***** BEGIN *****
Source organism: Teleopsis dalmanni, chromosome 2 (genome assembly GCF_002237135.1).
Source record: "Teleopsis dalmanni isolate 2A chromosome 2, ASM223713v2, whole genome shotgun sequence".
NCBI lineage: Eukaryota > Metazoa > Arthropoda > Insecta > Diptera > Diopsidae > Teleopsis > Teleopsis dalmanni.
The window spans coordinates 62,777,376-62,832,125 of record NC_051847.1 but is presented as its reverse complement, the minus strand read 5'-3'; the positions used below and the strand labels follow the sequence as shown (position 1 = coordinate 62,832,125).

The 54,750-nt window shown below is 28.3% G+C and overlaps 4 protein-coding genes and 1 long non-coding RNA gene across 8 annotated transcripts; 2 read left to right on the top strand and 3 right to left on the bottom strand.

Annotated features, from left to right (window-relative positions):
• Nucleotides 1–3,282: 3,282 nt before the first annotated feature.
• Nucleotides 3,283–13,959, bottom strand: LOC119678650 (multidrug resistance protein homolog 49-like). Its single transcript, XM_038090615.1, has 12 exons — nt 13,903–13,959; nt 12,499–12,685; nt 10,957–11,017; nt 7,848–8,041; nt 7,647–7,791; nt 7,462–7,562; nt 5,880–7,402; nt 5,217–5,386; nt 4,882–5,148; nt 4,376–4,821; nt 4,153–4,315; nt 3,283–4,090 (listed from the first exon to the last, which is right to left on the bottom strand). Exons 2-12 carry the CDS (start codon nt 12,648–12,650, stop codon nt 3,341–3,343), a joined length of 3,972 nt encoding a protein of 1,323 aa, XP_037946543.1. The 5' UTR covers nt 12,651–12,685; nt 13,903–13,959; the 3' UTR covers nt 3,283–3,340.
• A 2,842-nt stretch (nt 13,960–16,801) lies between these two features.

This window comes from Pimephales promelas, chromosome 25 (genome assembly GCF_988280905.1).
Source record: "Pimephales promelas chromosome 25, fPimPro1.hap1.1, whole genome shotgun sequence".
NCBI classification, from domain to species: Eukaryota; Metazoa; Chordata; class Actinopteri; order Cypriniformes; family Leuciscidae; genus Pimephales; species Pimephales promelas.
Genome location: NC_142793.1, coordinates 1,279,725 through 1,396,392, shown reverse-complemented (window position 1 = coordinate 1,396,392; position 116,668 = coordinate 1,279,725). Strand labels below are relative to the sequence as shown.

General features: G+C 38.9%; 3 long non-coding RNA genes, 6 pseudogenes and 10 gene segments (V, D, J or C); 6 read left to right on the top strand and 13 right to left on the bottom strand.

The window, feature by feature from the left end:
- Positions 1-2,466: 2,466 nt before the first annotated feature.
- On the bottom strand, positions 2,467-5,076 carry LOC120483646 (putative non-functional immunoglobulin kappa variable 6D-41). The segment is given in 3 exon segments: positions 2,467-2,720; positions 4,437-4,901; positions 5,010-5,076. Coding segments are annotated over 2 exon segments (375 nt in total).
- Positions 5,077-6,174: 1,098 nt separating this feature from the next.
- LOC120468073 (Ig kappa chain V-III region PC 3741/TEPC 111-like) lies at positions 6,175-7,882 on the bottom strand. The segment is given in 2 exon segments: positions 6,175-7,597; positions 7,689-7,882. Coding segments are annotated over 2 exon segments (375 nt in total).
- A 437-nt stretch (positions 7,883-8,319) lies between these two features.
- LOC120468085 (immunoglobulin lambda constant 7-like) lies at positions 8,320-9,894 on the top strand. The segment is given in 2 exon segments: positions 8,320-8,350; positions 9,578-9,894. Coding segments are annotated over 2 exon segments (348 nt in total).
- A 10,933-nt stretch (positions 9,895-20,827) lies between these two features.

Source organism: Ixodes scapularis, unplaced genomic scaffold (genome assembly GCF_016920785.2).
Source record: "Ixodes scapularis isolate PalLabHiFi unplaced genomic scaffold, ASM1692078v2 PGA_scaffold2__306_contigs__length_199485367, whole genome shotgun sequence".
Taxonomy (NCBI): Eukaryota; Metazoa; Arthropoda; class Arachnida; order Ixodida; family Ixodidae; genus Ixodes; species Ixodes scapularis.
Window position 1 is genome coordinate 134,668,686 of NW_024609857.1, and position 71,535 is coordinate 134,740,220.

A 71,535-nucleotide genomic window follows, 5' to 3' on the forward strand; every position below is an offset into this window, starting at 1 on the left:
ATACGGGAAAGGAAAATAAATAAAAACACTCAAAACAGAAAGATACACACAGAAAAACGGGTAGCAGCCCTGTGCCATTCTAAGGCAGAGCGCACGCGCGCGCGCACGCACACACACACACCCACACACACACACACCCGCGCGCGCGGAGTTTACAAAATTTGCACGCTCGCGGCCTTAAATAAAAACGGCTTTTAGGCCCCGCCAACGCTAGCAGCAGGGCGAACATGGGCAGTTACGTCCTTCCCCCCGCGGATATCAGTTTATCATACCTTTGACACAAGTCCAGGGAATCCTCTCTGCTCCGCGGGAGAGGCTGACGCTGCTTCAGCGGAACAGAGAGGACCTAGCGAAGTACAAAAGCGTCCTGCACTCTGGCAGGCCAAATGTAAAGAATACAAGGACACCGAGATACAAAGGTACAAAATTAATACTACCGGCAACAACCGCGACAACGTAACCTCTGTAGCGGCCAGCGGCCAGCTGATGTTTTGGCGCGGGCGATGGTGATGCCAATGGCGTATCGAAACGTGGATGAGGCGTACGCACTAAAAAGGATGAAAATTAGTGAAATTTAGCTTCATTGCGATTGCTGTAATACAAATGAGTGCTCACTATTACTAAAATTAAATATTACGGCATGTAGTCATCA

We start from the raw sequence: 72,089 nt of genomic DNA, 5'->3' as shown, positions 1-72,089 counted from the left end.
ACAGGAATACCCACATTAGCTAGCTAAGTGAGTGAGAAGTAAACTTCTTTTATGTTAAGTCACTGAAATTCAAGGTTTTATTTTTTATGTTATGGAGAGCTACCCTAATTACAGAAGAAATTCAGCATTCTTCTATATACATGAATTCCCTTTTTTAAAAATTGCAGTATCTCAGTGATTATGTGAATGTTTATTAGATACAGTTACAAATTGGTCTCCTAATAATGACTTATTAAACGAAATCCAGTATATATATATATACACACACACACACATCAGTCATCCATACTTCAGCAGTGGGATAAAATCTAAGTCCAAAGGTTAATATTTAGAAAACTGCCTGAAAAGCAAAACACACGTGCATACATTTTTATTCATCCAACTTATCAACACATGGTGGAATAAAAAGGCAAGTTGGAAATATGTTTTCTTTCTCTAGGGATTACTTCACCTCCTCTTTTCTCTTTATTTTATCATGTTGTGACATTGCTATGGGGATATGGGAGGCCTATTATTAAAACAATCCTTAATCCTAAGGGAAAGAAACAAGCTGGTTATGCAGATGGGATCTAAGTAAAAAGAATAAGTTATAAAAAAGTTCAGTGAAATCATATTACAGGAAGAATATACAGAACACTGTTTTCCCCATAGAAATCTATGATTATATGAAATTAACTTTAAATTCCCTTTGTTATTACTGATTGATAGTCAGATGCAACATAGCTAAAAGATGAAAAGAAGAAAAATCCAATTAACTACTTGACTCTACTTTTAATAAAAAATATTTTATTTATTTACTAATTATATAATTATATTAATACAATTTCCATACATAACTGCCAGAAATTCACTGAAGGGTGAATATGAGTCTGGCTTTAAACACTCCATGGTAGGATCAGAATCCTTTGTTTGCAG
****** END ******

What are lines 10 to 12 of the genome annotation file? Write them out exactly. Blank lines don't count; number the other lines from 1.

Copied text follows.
This window comes from Pimephales promelas, chromosome 25 (genome assembly GCF_988280905.1).
Source record: "Pimephales promelas chromosome 25, fPimPro1.hap1.1, whole genome shotgun sequence".
NCBI classification, from domain to species: Eukaryota; Metazoa; Chordata; class Actinopteri; order Cypriniformes; family Leuciscidae; genus Pimephales; species Pimephales promelas.